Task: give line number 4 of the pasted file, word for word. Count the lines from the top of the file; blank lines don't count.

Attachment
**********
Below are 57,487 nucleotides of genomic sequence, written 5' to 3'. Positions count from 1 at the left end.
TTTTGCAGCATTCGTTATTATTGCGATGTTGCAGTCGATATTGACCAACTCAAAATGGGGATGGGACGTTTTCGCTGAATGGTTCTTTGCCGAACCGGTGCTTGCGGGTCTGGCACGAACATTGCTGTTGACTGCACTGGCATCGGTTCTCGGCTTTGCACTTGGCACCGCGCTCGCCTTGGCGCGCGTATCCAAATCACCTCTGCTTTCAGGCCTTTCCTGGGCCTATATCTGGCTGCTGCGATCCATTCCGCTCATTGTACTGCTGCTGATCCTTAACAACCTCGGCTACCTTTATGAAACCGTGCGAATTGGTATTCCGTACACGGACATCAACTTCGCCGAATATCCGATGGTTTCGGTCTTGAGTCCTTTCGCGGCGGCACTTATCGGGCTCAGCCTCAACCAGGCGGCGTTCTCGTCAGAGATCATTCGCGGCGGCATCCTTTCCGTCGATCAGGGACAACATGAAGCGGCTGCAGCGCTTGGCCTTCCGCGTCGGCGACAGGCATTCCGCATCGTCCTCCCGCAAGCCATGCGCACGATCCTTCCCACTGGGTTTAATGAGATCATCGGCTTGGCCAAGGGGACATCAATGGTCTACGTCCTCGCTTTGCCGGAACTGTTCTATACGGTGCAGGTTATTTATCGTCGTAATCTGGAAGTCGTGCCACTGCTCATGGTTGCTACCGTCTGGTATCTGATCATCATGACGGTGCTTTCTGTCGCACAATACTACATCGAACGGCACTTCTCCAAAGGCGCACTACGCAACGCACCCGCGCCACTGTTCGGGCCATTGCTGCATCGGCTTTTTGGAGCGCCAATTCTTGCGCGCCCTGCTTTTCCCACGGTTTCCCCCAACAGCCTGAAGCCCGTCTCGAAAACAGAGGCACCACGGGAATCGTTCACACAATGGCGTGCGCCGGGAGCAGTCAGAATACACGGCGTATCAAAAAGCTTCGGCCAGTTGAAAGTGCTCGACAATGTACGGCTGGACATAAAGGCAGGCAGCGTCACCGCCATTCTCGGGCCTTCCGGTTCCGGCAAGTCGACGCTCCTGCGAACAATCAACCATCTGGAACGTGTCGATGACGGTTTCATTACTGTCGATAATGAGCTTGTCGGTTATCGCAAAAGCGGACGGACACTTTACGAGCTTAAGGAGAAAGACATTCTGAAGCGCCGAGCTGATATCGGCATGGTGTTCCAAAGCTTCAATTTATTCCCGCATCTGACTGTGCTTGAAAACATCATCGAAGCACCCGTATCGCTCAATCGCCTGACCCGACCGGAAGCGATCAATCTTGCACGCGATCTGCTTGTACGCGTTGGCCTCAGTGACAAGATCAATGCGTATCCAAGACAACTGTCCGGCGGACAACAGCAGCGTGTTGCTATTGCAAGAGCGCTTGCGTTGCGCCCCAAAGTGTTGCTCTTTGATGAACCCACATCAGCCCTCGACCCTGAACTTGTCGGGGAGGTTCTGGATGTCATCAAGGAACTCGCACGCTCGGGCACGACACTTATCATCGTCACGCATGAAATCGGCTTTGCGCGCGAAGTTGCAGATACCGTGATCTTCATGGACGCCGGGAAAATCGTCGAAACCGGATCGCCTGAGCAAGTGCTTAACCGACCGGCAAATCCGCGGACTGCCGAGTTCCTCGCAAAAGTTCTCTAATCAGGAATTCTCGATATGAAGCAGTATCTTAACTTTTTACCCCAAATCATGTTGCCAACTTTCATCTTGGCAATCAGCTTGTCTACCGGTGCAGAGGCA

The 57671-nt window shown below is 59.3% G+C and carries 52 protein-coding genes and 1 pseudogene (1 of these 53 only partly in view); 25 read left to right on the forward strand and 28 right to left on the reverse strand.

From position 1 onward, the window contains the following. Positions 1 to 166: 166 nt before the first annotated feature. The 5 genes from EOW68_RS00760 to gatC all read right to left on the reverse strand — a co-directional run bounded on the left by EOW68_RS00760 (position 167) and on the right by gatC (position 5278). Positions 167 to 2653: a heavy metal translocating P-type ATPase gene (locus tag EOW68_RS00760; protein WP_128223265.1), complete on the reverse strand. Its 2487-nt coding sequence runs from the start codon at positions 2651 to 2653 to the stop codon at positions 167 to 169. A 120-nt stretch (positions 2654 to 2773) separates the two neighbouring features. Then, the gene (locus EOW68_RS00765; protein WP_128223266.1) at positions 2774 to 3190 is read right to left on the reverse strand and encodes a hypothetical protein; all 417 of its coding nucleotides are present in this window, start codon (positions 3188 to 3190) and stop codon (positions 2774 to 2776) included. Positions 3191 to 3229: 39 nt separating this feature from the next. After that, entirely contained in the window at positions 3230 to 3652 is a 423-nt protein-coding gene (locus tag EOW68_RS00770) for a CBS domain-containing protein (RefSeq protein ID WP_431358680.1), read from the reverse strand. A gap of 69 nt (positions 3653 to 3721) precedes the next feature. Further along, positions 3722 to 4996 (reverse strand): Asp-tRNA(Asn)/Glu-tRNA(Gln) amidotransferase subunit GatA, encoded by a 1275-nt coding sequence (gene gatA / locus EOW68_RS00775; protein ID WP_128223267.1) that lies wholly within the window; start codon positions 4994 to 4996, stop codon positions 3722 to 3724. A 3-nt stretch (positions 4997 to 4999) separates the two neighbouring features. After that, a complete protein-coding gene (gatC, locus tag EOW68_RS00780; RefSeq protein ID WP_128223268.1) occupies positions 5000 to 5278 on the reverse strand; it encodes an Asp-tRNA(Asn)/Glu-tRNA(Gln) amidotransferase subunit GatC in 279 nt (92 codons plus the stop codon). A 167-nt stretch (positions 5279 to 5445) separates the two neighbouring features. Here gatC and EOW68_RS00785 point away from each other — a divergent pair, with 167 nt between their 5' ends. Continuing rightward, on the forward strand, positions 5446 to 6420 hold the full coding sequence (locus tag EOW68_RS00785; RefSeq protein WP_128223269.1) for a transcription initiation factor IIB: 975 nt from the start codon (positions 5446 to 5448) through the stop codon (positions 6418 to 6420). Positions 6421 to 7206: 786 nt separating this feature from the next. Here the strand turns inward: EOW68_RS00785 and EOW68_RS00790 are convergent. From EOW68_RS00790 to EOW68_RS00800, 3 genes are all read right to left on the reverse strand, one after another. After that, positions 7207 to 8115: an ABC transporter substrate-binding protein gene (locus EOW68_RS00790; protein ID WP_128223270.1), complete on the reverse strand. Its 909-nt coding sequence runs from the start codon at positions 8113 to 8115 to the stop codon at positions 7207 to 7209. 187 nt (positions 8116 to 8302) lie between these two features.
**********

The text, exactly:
From position 1 onward, the window contains the following. Positions 1 to 166: 166 nt before the first annotated feature. The 5 genes from EOW68_RS00760 to gatC all read right to left on the reverse strand — a co-directional run bounded on the left by EOW68_RS00760 (position 167) and on the right by gatC (position 5278). Positions 167 to 2653: a heavy metal translocating P-type ATPase gene (locus tag EOW68_RS00760; protein WP_128223265.1), complete on the reverse strand. Its 2487-nt coding sequence runs from the start codon at positions 2651 to 2653 to the stop codon at positions 167 to 169. A 120-nt stretch (positions 2654 to 2773) separates the two neighbouring features. Then, the gene (locus EOW68_RS00765; protein WP_128223266.1) at positions 2774 to 3190 is read right to left on the reverse strand and encodes a hypothetical protein; all 417 of its coding nucleotides are present in this window, start codon (positions 3188 to 3190) and stop codon (positions 2774 to 2776) included. Positions 3191 to 3229: 39 nt separating this feature from the next. After that, entirely contained in the window at positions 3230 to 3652 is a 423-nt protein-coding gene (locus tag EOW68_RS00770) for a CBS domain-containing protein (RefSeq protein ID WP_431358680.1), read from the reverse strand. A gap of 69 nt (positions 3653 to 3721) precedes the next feature. Further along, positions 3722 to 4996 (reverse strand): Asp-tRNA(Asn)/Glu-tRNA(Gln) amidotransferase subunit GatA, encoded by a 1275-nt coding sequence (gene gatA / locus EOW68_RS00775; protein ID WP_128223267.1) that lies wholly within the window; start codon positions 4994 to 4996, stop codon positions 3722 to 3724. A 3-nt stretch (positions 4997 to 4999) separates the two neighbouring features. After that, a complete protein-coding gene (gatC, locus tag EOW68_RS00780; RefSeq protein ID WP_128223268.1) occupies positions 5000 to 5278 on the reverse strand; it encodes an Asp-tRNA(Asn)/Glu-tRNA(Gln) amidotransferase subunit GatC in 279 nt (92 codons plus the stop codon). A 167-nt stretch (positions 5279 to 5445) separates the two neighbouring features. Here gatC and EOW68_RS00785 point away from each other — a divergent pair, with 167 nt between their 5' ends. Continuing rightward, on the forward strand, positions 5446 to 6420 hold the full coding sequence (locus tag EOW68_RS00785; RefSeq protein WP_128223269.1) for a transcription initiation factor IIB: 975 nt from the start codon (positions 5446 to 5448) through the stop codon (positions 6418 to 6420). Positions 6421 to 7206: 786 nt separating this feature from the next. Here the strand turns inward: EOW68_RS00785 and EOW68_RS00790 are convergent. From EOW68_RS00790 to EOW68_RS00800, 3 genes are all read right to left on the reverse strand, one after another. After that, positions 7207 to 8115: an ABC transporter substrate-binding protein gene (locus EOW68_RS00790; protein ID WP_128223270.1), complete on the reverse strand. Its 909-nt coding sequence runs from the start codon at positions 8113 to 8115 to the stop codon at positions 7207 to 7209. 187 nt (positions 8116 to 8302) lie between these two features.